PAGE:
Munich International Airport, official code MUC, is situated approximately 28km/17 miles northeast of central Munich, Germany. The airport area spreads out over three different municipalities. The terminals are in Oberding (district of Erding) and the other facilities are in Hallbergmoos and Marzling (district of Freising). Munich Airport’s actual name is Franz Josef Strauss Airport, after the Bavarian minister and politician, Franz Josef Strauss.
Numerous airlines provide flights to a large number of domestic, European and international destinations. Munich Airport is a hub for Lufthansa and Star Alliance partner airlines. In Germany, Munich Airport is considered to be second busiest airport in terms of passenger traffic, and the 27th busiest airport in the world. The largest airport in Germany is Frankfurt International Airport. The increase in passenger traffic over the recent years is mainly due to the expansion of the German airline Lufthansa’s airport services. In 2008, passenger traffic was recorded at 34,73 million. Skytrax, the air transport research company, has awarded Munich Airport with several prestigious awards. The most recent being in 2009, as the ‘2nd Best Airport in Europe’, and fifth best in the world.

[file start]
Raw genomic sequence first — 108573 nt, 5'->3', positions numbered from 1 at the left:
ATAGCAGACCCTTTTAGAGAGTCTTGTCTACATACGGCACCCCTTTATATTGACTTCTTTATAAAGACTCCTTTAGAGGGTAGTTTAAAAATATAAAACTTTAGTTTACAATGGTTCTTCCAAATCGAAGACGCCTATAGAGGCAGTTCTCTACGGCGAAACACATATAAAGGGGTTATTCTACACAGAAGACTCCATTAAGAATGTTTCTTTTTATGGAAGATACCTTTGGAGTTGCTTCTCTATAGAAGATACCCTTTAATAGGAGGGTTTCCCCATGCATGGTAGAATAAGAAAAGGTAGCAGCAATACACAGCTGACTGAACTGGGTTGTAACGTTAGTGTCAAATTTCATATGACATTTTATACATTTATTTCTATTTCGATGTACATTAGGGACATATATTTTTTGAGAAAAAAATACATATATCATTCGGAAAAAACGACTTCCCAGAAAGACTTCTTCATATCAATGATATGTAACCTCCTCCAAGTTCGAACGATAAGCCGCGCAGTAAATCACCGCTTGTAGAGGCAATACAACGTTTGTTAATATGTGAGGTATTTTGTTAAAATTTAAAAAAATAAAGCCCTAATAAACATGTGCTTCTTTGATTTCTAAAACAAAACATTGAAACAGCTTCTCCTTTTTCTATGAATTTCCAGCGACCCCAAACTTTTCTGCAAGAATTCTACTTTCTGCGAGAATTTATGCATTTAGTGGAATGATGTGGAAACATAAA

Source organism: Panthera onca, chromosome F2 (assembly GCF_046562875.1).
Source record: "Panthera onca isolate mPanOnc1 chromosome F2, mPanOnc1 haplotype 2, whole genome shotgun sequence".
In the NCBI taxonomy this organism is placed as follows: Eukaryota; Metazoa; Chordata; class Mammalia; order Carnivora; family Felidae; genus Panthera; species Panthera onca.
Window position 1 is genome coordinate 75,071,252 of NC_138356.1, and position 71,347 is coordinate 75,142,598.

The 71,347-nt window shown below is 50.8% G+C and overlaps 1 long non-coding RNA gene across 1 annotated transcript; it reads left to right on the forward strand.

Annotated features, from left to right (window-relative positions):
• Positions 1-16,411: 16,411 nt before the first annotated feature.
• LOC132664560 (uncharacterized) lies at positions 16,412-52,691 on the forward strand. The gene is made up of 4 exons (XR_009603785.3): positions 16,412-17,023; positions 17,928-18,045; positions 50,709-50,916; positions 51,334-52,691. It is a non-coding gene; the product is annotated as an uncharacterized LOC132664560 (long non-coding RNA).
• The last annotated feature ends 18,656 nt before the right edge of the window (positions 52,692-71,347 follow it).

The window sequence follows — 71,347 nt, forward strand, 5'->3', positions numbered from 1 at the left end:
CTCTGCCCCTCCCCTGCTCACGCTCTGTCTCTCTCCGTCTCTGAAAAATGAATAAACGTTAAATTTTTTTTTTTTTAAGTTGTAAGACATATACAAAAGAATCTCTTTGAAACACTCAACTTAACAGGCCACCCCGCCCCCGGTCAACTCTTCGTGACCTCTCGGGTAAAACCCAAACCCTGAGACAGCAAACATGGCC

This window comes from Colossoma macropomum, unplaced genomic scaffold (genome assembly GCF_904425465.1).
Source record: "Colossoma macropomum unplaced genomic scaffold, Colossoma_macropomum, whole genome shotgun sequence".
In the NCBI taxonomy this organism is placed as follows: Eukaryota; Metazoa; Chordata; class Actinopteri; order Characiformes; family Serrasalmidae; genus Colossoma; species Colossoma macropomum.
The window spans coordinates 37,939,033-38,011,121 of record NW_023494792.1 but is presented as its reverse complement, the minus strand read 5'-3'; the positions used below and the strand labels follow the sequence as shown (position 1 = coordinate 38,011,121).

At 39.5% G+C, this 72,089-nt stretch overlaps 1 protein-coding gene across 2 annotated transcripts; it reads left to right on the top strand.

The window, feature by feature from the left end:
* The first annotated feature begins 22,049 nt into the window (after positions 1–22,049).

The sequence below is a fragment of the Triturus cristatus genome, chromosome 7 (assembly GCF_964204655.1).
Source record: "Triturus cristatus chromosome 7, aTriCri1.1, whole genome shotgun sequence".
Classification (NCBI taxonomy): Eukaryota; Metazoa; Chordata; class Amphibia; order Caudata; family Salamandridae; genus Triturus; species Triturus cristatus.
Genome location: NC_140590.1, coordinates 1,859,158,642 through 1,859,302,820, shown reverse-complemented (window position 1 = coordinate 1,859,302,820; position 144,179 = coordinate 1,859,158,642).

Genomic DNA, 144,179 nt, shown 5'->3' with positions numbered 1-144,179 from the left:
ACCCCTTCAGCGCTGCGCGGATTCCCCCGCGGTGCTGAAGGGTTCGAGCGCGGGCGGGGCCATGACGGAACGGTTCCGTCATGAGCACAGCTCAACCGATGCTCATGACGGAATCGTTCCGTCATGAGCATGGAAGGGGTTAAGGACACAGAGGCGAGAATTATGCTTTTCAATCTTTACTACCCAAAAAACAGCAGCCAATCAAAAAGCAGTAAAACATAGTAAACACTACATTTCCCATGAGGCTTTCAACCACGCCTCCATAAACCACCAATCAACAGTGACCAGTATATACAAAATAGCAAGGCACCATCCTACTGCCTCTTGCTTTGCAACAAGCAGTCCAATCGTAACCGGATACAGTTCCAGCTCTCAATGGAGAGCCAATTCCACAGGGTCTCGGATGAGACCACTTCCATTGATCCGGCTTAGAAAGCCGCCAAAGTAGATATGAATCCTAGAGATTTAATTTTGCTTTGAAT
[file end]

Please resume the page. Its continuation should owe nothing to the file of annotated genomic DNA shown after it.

Munich Airport began its business in May of 1992. Before this airport was operational, all flights were conducted from the former site at Munich-Reim. Munich-Reim was closed just before the start of Munich Airport. During the construction of MUC, a whole village (Franzheim), with 500 inhabitants, had to be demolished. The Munich Airport authority is named ‘Flughafen München Gesellschaft’. The full, original name of the airport – Munich Franz Josef Strauss – is rarely used. Most people just prefer to call it ‘Flughafen München’ (Munich Airport), or simply MUC.
The airport consists of Terminal 1, Terminal 2, the MAC (Munich Airport Center), the older Central Area (Zentralbereich) and the MAC Forum, that was built with Terminal 2. Terminal 2 is the newer addition, and was completed in June 2003. When it was finished, Star Alliance partners exclusively used it, but more recently Lufthansa shares it. Both terminals are designed to handle 25 million passengers per year.
Munich Terminal 1
Terminal 1 is subdivided into five modules, A, B, C, D and E. All the modules handle arrivals and departures, except for module E, which is only equipped for arrivals. There is also Hall F, situated near to Terminal 2, which handles flights with increased security requirements. The Central Area (Z) has some check-in desks for flights departing from Terminal 1.
Munich Terminal 2
Terminal 2 is the hub for Lufthansa and the Star Alliance members, although two of Lufthansa’s subsidiaries, German Wings and Condor, operate from Terminal 1 due to the lack of capacity at Terminal 2. Terminal 2 is not subdivided into modules, but rather has it’s facilities arranged around a central Plaza. The terminal is owned and operated by Flughafen München GmbH and Lufthansa. It is the first terminal in Germany that is co-operated by an airline.